The Emma Press

The Emma Press acquires two new children’s titles from open call

The Emma Press has acquired two children’s titles submitted unagented to the press during its February 2023 call for submissions. 

With distinctive voices and enchanting conceits, two highly original titles warmly greet inquisitive young readers who are looking for something different.

In Laura Theis’s mesmerising collection Poems from a Witch’s Pocket, nature blends with magic to explore sisterhood, identity, expression and finding your way in the world. Addressing a young YA audience but suitable for all ages, words creep and dance into the reader’s ear through poems by turn kind, playful and empowering – perfect for all aspiring hovel witches. Publishing 2025.

Rob Walton’s Please Do Not Read the Footnotes Please breaks all the rules, inviting middle-grade readers to zig-zag across the page on a dazzling and humorous journey. From pocket money to pastries via nicknames and trigonometry, no stone is left unturned in this unique book which promises to inspire a new generation of rebel storytellers. Publishing 2025.

James Trevelyan, Director (maternity) of The Emma Press, said: “The Emma Press’s history of supporting brilliant writers of poetry for adults to develop work for children has resulted in some of our most popular and award-winning books. We can’t wait to continue this tradition and bring two more authors to the attention of younger readers in 2025. Both Laura Theis’s and Rob Walton’s manuscripts play delightfully with the form and expectations of a children’s collection, with original ideas which made a lasting impression on us during a competitive open submissions round. We look forward to children getting lost in labyrinths of tiny text and tip-toeing up a witch’s garden path, finding fragments of poems along the way!”

About the authors:

Laura Theis writes in her second language. Her work appears in POETRY, Oxford Poetry, Magma, Rattle, Mslexia, The Caterpillar and others. She received the Alpine Fellowship Writing Prize, the Oxford Brookes Poetry Prize, the Poets&Players Prize, the Hammond House International Literary Award, the AM Heath Prize, the Mogford Short Story Prize, as well as a Forward Prize nomination. Her poetry debut was the winner of the Brian Dempsey Memorial Prize, an Oxford Poetry Library Book-of-the-Month, and an Elgin Award nominee. Her collection A Spotter’s Guide To Invisible Things won the Live Canon Collection Prize and received the Arthur-Welton-Award from the Society of Authors.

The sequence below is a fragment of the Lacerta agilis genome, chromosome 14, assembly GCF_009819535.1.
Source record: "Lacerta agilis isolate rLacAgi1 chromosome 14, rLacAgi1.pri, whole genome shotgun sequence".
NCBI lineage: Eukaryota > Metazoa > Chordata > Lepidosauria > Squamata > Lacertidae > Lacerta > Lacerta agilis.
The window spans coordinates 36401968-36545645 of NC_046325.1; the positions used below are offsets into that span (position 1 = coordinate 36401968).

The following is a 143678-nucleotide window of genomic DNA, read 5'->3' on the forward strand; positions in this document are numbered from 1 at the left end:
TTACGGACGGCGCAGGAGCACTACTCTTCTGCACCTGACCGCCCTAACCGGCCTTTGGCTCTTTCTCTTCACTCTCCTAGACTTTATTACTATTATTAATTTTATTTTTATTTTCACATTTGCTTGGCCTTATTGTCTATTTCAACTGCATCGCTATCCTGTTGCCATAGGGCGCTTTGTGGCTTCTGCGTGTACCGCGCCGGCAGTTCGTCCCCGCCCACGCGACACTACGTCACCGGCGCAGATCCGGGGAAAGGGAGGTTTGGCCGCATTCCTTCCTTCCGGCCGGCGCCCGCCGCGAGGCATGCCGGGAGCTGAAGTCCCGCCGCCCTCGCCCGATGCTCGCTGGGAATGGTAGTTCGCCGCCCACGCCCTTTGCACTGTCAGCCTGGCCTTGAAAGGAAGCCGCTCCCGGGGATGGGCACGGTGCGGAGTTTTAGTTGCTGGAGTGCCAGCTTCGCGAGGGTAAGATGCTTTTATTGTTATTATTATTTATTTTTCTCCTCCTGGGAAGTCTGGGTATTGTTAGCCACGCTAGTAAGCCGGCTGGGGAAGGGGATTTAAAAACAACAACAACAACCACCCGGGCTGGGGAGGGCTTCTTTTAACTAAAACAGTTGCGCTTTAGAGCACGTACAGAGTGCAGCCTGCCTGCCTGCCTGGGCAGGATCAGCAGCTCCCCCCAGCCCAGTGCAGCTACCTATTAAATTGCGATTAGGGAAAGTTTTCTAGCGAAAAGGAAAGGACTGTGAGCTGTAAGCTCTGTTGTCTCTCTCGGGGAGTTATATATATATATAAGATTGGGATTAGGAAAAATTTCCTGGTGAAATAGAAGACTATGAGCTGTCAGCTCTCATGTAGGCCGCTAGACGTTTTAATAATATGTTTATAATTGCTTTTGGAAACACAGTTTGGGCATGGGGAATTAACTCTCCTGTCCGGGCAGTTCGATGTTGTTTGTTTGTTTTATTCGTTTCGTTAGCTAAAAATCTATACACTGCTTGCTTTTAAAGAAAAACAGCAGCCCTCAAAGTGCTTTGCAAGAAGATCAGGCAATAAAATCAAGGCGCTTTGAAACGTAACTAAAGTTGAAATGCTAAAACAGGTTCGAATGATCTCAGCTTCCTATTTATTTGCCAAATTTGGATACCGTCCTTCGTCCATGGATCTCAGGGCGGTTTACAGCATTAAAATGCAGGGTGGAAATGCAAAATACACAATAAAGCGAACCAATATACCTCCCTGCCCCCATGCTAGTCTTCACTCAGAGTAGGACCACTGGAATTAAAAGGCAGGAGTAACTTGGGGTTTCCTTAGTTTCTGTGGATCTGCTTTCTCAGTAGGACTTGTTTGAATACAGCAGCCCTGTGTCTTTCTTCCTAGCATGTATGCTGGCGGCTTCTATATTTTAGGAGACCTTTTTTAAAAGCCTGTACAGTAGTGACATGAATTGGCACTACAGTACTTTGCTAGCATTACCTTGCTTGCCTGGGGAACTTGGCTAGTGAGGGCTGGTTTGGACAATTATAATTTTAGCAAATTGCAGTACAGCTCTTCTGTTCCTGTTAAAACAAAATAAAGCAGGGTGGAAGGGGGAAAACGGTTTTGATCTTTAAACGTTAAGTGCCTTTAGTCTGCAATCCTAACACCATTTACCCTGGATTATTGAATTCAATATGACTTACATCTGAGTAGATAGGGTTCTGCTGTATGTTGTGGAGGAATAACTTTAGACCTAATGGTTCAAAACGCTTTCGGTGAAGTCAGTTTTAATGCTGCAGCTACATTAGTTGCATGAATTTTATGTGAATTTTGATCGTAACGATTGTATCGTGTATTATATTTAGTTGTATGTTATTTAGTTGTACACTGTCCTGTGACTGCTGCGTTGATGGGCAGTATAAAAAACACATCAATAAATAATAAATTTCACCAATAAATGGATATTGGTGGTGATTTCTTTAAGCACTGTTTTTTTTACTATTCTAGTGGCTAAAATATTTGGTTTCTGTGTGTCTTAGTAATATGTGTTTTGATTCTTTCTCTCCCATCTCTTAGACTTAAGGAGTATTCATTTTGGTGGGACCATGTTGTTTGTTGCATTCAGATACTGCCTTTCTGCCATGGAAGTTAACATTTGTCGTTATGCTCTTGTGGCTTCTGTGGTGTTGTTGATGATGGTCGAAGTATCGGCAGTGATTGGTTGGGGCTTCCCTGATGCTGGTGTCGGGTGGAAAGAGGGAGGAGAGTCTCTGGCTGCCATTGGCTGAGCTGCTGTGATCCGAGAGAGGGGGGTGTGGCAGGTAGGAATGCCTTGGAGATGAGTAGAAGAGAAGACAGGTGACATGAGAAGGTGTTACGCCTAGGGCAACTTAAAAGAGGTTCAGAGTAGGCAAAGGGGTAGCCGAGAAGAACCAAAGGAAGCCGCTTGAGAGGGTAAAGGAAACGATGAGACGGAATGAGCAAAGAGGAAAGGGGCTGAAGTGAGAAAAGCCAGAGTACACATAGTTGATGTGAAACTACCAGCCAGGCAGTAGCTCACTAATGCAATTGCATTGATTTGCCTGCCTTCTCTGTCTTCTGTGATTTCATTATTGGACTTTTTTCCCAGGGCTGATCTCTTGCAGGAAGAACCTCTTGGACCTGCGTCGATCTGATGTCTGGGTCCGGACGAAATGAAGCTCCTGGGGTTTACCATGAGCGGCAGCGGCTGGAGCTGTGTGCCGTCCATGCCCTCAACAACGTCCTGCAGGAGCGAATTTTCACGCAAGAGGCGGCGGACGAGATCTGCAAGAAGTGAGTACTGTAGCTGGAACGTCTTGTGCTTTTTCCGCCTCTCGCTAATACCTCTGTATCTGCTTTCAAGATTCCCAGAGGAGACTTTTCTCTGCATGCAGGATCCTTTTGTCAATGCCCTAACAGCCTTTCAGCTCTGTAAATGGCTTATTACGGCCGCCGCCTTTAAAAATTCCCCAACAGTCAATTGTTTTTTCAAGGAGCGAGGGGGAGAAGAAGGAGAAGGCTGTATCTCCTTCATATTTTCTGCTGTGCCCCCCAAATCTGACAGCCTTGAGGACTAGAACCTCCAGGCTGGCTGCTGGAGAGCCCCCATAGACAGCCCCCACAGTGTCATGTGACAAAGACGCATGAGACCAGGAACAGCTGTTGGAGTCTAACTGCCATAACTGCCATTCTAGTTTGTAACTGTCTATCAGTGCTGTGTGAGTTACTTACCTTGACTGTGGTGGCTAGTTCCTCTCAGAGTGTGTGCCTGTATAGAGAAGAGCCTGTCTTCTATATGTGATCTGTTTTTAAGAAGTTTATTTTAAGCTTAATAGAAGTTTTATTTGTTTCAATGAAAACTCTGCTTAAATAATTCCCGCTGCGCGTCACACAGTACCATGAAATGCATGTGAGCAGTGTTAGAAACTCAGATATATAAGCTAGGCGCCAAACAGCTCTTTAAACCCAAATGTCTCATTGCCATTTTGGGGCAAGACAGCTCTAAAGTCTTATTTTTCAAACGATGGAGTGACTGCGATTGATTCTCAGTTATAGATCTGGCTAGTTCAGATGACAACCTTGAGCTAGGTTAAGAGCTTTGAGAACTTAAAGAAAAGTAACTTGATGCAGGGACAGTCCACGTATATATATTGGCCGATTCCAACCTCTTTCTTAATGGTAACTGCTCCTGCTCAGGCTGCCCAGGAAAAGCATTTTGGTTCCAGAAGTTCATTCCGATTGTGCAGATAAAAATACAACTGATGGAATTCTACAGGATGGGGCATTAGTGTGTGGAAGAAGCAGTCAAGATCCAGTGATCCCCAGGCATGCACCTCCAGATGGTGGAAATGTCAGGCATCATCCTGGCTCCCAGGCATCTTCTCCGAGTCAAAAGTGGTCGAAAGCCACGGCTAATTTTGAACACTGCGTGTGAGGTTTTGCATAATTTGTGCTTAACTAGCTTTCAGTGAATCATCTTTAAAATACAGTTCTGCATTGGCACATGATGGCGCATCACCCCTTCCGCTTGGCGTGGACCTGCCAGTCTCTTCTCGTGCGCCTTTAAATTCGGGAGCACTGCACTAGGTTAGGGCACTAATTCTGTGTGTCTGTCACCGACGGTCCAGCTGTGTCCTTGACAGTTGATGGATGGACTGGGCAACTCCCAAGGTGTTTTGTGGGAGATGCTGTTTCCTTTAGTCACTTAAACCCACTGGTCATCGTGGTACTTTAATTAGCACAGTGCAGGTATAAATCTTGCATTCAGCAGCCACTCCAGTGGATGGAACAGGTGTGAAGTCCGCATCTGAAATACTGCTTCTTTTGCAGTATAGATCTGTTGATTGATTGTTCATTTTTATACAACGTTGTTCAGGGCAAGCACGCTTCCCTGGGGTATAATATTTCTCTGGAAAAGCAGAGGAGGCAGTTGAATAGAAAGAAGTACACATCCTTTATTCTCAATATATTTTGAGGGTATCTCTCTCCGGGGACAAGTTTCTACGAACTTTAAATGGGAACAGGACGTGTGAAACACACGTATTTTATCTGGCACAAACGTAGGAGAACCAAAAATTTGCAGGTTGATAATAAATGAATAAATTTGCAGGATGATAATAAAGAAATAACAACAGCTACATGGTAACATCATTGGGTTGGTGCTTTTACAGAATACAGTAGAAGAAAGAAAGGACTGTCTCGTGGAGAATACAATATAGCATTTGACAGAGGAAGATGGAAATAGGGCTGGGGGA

Rob Walton is a writer, performer and teacher from Scunthorpe who now lives in Whitley Bay, where he writes short fiction and poetry for children and adults.  His debut poetry collection, This Poem Here, was published by Arachne Press in 2021.  His poetry for children has been published online by Tyger Tyger and The Dirigible Balloon, and features in various print magazines and anthologies published by, among others, The Toy Press, The Emma Press, Parakeet, Bloomsbury and Macmillan. Explore more on Rob’s website.

For further information please contact: 

Georgia Wall, Publishing Manager, The Emma Press

About The Emma Press:

The Emma Press is an award-winning independent publishing house based in the Jewellery Quarter, Birmingham. It was founded in 2012 by Emma Dai’an Wright and is dedicated to producing beautiful, thought-provoking books for adults and children, and to making publishing and literature more accessible and welcoming. The Emma Press publishes themed anthologies, illustrated chapbooks and children’s poetry and fiction, with a growing list of translations which includes titles from Latvia, Estonia, Indonesia, Spain and the Netherlands. 


  • The Emma Press

    The Emma Press is an independent publisher specialising in poetry, short fiction and children’s books. We are trying to make publishing and literature as welcoming and accessible as possible.

    View all posts

The Emma Press is an independent publisher specialising in poetry, short fiction and children’s books. We are trying to make publishing and literature as welcoming and accessible as possible.
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